1. Because of the existence of ->, assignment by definition is best when it’s structured in a way that shows what is assigned to which side. a -> b and b <- a have a formal clarity that a = b does not have.
  2. Good code is unambiguous even if the language isn’t. This way, -> and <- always mean assignment, = always means argument binding and == always means comparison.
  3. Many argue that <- is ambiguous, as x<-3 may be mistyped as x<3 or x-3, or alternatively may be (visually) parsed as x < -3, i.e. compare x to -3. In reality, this is a non-issue. RStudio has a built-in shortcut (Alt/⎇ + ) for <-, and automatically inserts a space before and after it. And if one adheres to sound coding principles and surrounds operators with white spaces, this is not an issue that arises.

Like with all coding standards, consistency is key. Consistently used suboptimal solutions are superior, from a coding perspective, to an inconsistent mixture of right and wrong solutions.

References   [ + ]

1.A parameter is an abstract ‘slot’ where you can put in values that configure a function’s execution. Arguments are the actual values you put in. So add_up_numbers(a,b) has the parameters a and b, and add_up_numbers(a = 3, b = 5) has the arguments 3 and 5.

The Ten Rules of Defensive Programming in R

Where R code is integrated into a pipeline, runs autonomously or is embedded into a larger analytical solution, writing code that fails well is going to be crucial.
The topic of defensive programming in R is, admittedly, a little unusual. R, while fun and powerful, is not going to run defibrillators, nuclear power plants or spacecraft. In fact, much – if not most! – R code is actually executed interactively, where small glitches don’t really matter. But where R code is integrated into a pipeline, runs autonomously or is embedded into a larger analytical solution, writing code that fails well is going to be crucial. So below, I have collected my top ten principles of defensive programming in R. I have done so with an eye to users who do not come from the life critical systems community and might not have encountered defensive programming before, so some of these rules apply to all languages.

What is defensive programming?

The idea of defensive programming is not to write code that never fails. That’s an impossible aspiration. Rather, the fundamental idea is to write code that fails well. To me, ‘failing well’ means five things:

  1. Fail fast: your code should ensure all criteria are met before they embark upon operations, especially if those are computationally expensive or might irreversibly affect data.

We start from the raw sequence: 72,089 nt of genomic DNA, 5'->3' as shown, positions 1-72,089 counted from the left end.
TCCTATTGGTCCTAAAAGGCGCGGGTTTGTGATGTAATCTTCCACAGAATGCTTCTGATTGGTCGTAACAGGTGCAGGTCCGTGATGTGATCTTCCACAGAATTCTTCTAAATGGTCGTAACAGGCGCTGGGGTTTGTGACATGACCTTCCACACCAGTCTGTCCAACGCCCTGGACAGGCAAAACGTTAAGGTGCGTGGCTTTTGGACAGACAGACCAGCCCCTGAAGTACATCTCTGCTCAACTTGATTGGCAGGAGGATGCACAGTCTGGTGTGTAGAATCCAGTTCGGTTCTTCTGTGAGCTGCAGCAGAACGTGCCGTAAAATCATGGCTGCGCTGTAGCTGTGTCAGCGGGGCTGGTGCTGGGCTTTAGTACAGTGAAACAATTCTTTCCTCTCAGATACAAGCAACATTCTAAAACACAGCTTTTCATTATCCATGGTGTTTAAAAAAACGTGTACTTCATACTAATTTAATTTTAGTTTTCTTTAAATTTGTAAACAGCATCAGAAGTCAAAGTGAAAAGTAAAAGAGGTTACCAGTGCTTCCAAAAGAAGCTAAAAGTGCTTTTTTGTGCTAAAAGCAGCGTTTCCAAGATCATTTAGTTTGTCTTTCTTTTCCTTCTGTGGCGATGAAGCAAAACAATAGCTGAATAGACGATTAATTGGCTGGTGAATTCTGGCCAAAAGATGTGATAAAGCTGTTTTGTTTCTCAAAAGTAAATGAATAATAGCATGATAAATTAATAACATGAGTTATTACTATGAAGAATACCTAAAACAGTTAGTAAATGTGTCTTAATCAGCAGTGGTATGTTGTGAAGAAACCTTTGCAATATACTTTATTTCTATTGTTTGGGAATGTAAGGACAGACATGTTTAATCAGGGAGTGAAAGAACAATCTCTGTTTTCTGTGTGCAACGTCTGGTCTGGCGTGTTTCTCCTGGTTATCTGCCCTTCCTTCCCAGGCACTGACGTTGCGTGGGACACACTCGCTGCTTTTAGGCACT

2. Fail safe: where there is a failure, your code should ensure that it relinquishes all locks and does not acquire any new ones, not write files, and so on.
  3. Fail conspicuously: when something is broken, it should return a very clear error message, and give as much information as possible to help unbreak it.
  4. Fail appropriately: failure should have appropriate effects. For every developer, it’s a judgment call to ensure whether a particular issue would be a a debug/info item, a warning or an error (which by definition means halting execution). Failures should be handled appropriately.
  5. Fail creatively: not everything needs to be a failure. It is perfectly legitimate to handle problems. One example is repeating a HTTP request that has timed out: there’s no need to immediately error out, because quite frankly, that sort of stuff happens. Equally, it’s legitimate to look for a parameter, then check for a configuration file if none was provided, and finally try checking the arguments with which the code was invoked before raising an error.1

And so, without further ado, here are the ten ways I implement these in my day-to-day R coding practice – and I encourage you to do so yourself. You will thank yourself for it.

The Ten Commandments of Defensive Programming in R

  1. Document your code.
  2. In God we trust, everyone else we verify.
  3. Keep functions short and sweet.
  4. Refer to external functions explicitly.
  5. Don’t use require() to import packages into the namespace.
  6. Aggressively manage package and version dependencies.
  7. Use a consistent style and automated code quality tools.
  8. Everything is a package.
  9. Power in names.
  10. Know the rules and their rationale, so that you know when to break them.

ONE: Document your code.

It’s a little surprising to even see this – I mean, shouldn’t you do this stuff anyway? Yes, you should, except some people think that because so much of R is done in the interpreter anyway, rules do not apply to them. Wrong! They very much do.

A few months ago, I saw some code written by a mentee of mine. It was infinitely long – over 250 standard lines! –, had half a dozen required arguments and did everything under the sun. This is, of course, as we’ll discuss later, a bad idea, but let’s put that aside. The problem is, I had no idea what the function was doing! After about half an hour of diligent row-by-row analysis, I figured it out, but that could have been half an hour spent doing something more enjoyable, such as a root canal without anaesthetic while listening to Nickelback. My friend could have saved me quite some hair-tearing by quite simply documenting his code. In R, the standard for documenting the code is called roxygen2, it’s got a great parser that outputs the beautiful LaTeX docs you probably (hopefully!) have encountered when looking up a package’s documentation, and it’s described in quite a bit of detail by Hadley Wickham. What more could you wish for?

Oh. An example. Yeah, that’d be useful. We’ll be documenting a fairly simple function, which calculates the Hamming distance between two strings of equal length, and throws something unpleasant in our face if they are not. Quick recap: the Hamming distance is the number of characters that do not match among two strings. Or mathematically put,